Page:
ABSTRACT

This paper describes the results and the future objectives of a program which SEDCO, Inc. has undertaken to continually measure and analyze the offshore environmental conditions and to compare these conditions with the motions, anchor line tension and stresses on several offshore drilling units. The program has given a good comparison between theoretical design and field measurement. The most significant result to date is the correlation of wave conditions with the resulting stresses in the frame of the SEDCO 135 structure.

INTRODUCTION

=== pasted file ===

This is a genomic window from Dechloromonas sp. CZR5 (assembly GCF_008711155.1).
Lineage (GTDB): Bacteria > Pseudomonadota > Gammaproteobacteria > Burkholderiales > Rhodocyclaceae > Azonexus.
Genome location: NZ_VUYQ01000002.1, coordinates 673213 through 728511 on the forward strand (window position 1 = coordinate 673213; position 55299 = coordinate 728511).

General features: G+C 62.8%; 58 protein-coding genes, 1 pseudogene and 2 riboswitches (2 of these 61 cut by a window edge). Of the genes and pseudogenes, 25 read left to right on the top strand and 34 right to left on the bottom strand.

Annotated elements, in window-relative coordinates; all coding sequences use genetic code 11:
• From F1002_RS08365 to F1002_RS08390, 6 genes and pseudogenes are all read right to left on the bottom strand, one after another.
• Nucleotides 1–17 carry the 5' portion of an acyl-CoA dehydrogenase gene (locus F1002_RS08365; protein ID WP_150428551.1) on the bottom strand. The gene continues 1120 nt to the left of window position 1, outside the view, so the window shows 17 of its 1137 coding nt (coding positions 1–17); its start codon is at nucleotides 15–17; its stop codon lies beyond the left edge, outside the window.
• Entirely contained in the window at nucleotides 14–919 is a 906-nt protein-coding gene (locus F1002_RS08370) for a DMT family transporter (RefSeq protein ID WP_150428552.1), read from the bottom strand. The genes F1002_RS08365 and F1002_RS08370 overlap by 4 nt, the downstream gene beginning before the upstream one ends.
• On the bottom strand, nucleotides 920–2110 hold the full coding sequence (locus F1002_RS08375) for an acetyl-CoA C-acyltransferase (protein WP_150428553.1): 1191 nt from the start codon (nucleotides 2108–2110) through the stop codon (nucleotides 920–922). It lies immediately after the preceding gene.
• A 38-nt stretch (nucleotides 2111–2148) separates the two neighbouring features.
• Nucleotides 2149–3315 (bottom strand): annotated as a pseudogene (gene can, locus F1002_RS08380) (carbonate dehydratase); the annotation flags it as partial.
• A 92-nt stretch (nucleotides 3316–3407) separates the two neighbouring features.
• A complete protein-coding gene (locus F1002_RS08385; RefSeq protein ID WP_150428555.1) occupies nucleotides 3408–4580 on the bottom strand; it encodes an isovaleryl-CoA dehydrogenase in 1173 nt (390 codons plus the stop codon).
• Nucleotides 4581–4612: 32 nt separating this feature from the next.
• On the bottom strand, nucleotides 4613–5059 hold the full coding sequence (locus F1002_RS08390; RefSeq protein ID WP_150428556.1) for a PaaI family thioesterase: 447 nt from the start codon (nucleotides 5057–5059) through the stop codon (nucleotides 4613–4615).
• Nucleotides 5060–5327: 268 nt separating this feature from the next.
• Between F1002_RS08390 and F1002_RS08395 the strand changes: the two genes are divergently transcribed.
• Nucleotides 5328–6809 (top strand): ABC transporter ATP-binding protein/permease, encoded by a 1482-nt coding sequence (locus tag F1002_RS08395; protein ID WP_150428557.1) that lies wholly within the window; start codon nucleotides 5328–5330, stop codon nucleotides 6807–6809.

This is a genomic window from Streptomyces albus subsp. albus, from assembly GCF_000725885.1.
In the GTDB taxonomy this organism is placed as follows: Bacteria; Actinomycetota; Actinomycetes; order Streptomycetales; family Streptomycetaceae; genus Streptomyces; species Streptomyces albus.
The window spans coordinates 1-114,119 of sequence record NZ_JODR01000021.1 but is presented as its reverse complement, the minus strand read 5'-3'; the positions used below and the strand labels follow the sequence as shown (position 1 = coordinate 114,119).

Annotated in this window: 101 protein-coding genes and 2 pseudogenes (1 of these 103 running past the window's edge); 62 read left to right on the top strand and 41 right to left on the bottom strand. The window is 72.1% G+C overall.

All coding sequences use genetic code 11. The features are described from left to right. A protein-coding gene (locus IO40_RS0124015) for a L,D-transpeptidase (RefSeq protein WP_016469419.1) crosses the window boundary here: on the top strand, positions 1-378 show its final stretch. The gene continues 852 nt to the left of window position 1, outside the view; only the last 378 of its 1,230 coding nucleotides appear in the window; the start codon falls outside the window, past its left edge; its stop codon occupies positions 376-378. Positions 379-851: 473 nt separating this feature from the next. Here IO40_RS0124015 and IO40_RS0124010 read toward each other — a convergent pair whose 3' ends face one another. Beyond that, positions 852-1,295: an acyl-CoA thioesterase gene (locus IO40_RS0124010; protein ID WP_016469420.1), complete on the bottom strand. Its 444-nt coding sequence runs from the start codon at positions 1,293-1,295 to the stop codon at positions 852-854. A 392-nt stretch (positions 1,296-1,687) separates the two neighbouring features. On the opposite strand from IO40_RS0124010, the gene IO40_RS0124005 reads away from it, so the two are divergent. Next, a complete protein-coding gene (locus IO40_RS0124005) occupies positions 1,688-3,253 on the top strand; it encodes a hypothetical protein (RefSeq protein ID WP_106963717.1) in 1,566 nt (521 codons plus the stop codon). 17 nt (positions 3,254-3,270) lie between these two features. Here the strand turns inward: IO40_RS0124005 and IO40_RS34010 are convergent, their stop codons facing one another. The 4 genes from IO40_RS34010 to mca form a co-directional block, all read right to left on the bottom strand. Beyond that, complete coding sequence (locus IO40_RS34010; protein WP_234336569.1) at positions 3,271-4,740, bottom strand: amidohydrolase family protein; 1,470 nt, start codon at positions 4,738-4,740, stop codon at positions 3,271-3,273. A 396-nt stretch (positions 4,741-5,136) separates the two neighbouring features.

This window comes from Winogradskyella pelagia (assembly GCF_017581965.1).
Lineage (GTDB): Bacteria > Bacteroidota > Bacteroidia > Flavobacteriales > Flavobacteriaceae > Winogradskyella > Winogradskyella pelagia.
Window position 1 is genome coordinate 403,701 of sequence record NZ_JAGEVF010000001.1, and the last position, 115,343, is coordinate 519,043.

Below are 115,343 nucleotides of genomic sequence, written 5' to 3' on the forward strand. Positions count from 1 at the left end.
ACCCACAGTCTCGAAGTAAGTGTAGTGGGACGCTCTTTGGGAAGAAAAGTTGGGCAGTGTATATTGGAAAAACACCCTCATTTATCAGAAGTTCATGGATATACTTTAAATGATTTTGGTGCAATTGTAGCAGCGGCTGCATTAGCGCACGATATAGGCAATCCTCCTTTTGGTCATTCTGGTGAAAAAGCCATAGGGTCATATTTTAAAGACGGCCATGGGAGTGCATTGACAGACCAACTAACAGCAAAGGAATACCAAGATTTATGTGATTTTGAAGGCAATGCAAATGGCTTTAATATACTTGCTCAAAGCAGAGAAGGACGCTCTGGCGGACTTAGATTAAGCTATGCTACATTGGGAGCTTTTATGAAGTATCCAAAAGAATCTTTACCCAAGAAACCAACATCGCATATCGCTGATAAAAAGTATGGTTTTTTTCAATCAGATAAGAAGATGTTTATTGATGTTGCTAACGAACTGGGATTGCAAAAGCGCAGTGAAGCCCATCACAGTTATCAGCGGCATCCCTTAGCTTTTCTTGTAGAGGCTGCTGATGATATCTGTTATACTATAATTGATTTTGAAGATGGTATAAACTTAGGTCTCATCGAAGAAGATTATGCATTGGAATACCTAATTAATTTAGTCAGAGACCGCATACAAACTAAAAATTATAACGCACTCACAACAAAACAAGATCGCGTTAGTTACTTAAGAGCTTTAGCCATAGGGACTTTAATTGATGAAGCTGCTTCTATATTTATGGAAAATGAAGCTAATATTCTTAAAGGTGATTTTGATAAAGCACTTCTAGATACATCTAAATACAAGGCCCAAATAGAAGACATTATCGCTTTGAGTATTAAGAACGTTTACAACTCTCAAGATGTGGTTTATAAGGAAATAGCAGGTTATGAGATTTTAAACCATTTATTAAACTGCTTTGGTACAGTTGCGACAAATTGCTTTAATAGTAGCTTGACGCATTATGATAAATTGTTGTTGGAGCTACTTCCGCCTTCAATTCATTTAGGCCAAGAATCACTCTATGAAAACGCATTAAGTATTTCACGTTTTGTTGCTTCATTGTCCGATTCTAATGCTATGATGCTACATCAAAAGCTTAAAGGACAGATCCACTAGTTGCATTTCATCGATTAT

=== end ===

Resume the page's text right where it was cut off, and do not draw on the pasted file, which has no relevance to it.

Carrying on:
The strength and stability of offshore structures are of vital concern to the offshore petroleum industry and have become increasingly crucial as the industry has progressed into the more open, severe and deeper water of the ocean. Over the past thirty years, the drilling site has moved from the Calichi Road of West Texas to 1500 feet of water offshore. As offshore experience increases, the drilling sites have moved into areas where the ocean environmental conditions are extremely severe. Engineers and managers have been required to make decisions based on the limited technology available to keep moving always further into the ocean. Today the drilling contractor is operating 200 miles offshore where the rig must survive waves of 100 foot height, winds of 120 miles per hour and ice forming on the rig. For the more usual conditions, the rig and people are expected to drill hole when 40% of the time the waves are higher than 10 feet and the winds are blowing 30 miles per hour and extreme storm conditions can be expected at anytime. The decisions made by engineers are directly related to the safety of human life, to corporate profit and industry success. SEDCO has approximately &200 million invested in offshore mobile drilling rigs similar to the SEDCO 135 vessel shown in Figure1. the company owns and operates 40% of the world';s semi-submersible rigs, and has selected the semi-submersible rig as the best offshore drilling tool for the reason of reduced vessel motion. Reduced motion permits continued drilling in the most severe weather conditions. Figurate 2 illustrate the typical heave motions of a SEDCO 135 vessel as compared with a ships-shape vessel. Heave motion inversely related to the amount of hole drilled per time anchored on location and Figure 3 illustrates the downtime experienced by the SEDCO semi-submersible rigs while drilling off Eastern and Western Canada. It was in these areas that the most severe conditions reported by oil companies and drilling contractors around the world have been experienced. In Western Canada, for example, two 100 year storms, as predicated by A. H. Glenn, occurred in five month period of time. In one case, the vessel experienced ? and remained on location during ? an extreme wave height of 95 feet. It has become standard practice to continue drilling in 35 foot wave conditions with winds of 60 miles per hour. Figure 4 illustrates the severity of the weather for various areas of the world. Note that Eastern and Western Canada and The North Sea are the most severe ocean wave areas where offshore exploration is active.

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